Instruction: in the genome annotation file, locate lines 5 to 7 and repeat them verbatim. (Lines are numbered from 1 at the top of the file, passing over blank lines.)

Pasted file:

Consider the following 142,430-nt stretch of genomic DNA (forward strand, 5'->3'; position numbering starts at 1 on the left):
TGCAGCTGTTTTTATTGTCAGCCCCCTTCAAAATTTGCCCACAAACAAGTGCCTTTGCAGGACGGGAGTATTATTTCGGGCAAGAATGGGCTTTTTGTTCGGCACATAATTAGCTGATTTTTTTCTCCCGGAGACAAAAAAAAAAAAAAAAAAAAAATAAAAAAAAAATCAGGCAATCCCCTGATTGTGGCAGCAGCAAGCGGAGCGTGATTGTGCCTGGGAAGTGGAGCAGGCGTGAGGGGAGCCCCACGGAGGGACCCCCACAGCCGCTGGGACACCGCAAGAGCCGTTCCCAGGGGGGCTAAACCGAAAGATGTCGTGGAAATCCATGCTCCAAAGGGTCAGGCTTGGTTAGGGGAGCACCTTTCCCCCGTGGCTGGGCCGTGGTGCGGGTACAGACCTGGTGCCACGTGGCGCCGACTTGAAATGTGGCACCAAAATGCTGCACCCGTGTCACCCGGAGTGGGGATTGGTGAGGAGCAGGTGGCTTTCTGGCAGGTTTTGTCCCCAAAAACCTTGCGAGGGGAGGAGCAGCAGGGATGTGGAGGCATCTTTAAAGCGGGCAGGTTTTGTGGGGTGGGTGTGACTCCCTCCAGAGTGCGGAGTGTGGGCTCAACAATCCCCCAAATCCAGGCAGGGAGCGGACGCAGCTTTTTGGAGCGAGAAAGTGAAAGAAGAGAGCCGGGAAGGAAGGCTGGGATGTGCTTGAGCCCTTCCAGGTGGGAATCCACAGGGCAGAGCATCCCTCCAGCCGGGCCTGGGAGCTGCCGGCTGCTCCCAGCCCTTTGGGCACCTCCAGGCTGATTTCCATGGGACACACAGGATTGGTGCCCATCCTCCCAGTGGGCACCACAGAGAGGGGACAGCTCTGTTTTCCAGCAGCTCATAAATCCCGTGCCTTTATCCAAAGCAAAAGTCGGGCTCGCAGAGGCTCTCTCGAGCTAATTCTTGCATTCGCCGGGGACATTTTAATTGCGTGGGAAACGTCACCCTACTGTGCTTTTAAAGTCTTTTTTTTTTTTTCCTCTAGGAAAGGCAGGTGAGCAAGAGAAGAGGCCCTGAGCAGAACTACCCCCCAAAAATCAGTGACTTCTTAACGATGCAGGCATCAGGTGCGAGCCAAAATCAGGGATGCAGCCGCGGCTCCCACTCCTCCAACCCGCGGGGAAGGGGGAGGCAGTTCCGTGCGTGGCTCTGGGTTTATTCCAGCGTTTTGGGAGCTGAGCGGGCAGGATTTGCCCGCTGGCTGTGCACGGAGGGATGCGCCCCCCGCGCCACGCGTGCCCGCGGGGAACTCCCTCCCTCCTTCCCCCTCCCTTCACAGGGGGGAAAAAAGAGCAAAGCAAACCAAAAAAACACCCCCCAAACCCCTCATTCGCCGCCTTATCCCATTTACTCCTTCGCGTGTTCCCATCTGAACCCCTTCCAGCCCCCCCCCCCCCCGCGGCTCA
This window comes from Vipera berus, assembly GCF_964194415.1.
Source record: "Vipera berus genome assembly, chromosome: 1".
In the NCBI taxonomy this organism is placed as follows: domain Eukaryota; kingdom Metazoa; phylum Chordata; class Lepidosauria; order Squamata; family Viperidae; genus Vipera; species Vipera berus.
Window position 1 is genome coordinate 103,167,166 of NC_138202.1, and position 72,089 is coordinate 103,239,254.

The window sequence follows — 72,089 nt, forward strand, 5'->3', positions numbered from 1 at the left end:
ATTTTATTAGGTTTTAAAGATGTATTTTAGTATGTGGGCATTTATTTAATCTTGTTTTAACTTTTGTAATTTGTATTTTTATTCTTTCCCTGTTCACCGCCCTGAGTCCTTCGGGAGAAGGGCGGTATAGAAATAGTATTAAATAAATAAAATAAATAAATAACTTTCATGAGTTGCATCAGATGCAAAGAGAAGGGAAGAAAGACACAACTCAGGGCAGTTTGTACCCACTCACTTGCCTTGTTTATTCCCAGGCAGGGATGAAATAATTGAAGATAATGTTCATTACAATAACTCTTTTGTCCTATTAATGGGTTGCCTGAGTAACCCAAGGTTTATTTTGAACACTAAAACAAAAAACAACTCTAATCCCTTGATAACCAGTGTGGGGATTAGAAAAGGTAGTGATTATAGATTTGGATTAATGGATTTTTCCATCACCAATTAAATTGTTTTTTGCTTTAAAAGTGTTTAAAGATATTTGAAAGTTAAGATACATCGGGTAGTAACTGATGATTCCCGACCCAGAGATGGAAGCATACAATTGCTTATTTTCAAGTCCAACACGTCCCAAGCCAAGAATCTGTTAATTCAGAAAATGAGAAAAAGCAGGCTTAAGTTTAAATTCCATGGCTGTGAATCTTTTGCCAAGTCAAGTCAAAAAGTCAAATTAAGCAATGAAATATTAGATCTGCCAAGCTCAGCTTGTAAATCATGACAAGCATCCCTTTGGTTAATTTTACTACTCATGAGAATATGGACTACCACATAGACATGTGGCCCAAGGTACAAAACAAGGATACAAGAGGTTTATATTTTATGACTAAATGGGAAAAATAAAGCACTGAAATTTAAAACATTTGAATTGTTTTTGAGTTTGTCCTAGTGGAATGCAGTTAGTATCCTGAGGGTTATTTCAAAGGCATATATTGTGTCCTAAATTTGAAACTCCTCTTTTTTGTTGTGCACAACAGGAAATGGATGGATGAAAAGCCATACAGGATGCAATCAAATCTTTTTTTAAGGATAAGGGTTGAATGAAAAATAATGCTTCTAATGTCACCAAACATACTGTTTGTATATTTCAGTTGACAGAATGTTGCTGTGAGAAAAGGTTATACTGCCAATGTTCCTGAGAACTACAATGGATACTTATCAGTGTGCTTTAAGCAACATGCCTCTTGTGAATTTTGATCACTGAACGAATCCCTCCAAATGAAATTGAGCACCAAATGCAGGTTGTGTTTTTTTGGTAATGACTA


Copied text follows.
In the NCBI taxonomy this organism is placed as follows: domain Eukaryota; kingdom Metazoa; phylum Chordata; class Lepidosauria; order Squamata; family Viperidae; genus Vipera; species Vipera berus.
Window position 1 is genome coordinate 103,167,166 of NC_138202.1, and position 72,089 is coordinate 103,239,254.

The window sequence follows — 72,089 nt, forward strand, 5'->3', positions numbered from 1 at the left end: